3Rivers’ Takeaways: No candy-coating, the Steelers have major issues

Christina Rivers (3Rivers_Writer on Twitter) offers her Pittsburgh Steelers post-game takeaways, both positive and negative, as Steel City Underground extends its coverage of the Steelers’ on-field performances throughout the 2021-22 NFL regular season.

Although I am not a negative person and am relentlessly given grief, especially on social media, for looking at the positives that the Pittsburgh Steelers are able to display rather than dwelling ceaselessly on nothing but the negatives, I have to be realistic this week – this 2021 Steelers squad has major issues. There’s no way to put a Willy Wonka candy coating on certain areas of this team, as much as it would taste better to do so.

Before I go completely off, however, I would like to point out a couple of players that have impressed me through four weeks of play: Najee Harris and Diontae Johnson.

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For the first time all season, the Pittsburgh offense was able to score on their opening offensive series. Arguably the Steelers’ offensive MVPs in this game, Harris, and Johnson, were key to that success. Johnson caught a Ben Roethlisberger pass for a 45-yard touchdown pass on a third-and-four after the Packers defense jumped offside. In the same series, Harris was able to convert a third-and-one with a two-yard rush in what would be an eight-play drive that covered 75 yards.

Johnson, who has improved his route running and ball-handling this season, had his best game of the season after missing Week 3 with a leg injury. He recorded nine catches in 13 targets for 92 yards (69.2% catch percentage and 7.08 yards-per target), a touchdown, and played 92 percent of the offensive snaps.

Harris, who has been showing his worth when given the opportunity, gained 62 yards on 15 carries despite an offensive line that has been floundering. The rookie running back also earned 29 yards on six-of-seven receiving opportunities for his second-best receiving percentage of the year. After scoring his first receiving touchdown earlier this season, Harris finally broke the plane of the goal in a fantastic leap-and-stretch over the pile for his first rushing touchdown.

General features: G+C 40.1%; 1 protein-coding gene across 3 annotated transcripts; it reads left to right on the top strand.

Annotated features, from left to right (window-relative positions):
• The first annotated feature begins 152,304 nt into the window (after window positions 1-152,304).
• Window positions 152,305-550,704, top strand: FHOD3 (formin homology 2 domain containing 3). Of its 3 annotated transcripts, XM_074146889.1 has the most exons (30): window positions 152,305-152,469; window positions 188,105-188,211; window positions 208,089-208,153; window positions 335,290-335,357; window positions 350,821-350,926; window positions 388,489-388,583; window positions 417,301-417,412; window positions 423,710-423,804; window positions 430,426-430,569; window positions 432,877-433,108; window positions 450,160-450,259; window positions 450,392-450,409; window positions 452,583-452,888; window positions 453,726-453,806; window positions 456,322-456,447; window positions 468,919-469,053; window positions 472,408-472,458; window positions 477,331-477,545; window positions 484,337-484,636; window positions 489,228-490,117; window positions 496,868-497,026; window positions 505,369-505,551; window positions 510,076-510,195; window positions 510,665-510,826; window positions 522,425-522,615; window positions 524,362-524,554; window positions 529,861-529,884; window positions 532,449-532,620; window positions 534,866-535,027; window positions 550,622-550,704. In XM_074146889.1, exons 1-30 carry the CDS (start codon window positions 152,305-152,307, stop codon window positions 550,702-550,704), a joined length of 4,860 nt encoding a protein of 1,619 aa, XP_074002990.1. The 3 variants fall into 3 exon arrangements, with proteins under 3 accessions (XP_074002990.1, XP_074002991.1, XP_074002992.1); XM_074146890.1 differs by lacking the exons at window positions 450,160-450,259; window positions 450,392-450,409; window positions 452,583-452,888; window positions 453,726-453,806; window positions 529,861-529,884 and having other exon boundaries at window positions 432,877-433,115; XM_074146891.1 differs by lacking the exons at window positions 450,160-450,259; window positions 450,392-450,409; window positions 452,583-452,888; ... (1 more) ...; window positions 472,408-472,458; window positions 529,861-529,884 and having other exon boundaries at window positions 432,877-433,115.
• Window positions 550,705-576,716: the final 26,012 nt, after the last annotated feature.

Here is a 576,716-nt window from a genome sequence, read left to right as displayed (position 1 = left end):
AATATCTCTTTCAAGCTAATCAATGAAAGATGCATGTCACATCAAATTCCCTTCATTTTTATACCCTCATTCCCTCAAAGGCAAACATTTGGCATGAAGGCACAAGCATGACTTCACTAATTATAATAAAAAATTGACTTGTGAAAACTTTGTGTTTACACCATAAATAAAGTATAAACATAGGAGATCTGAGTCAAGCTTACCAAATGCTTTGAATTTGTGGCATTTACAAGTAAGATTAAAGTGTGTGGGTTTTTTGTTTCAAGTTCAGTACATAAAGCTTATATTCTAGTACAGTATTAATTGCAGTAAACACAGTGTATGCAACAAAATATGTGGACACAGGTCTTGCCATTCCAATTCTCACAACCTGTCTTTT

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The hard truths

I admitted I wasn’t going to put sugar and spice and everything nice into my takeaways, and I’m keeping my promise. There are, in my opinion, three glaring deficiencies in this Steelers team through four weeks of play that have exposed major issues. Are they fixable? I’m honestly not sure.

First, we’ve heard that the Steelers have five new starters on the offensive line, including two rookies. We’ve heard that there would be a learning curve. At this point, though, even I am becoming increasingly frustrated with the lack of consistency from one week to the next. At least one sack that Roethlisberger took (see photo above) was due to Dan Moore getting sacked into his own quarterback. You read that correctly. Moore was mauled.

It wasn’t the first time that the left side of the Steelers’ offensive line has gotten driven so far into the offensive backfield that Roethlisberger had no time to go through all available check-downs. The offensive line is the biggest liability this Steelers team has and looks to continue to be, despite my early optimism, unless some hard coaching decisions are made.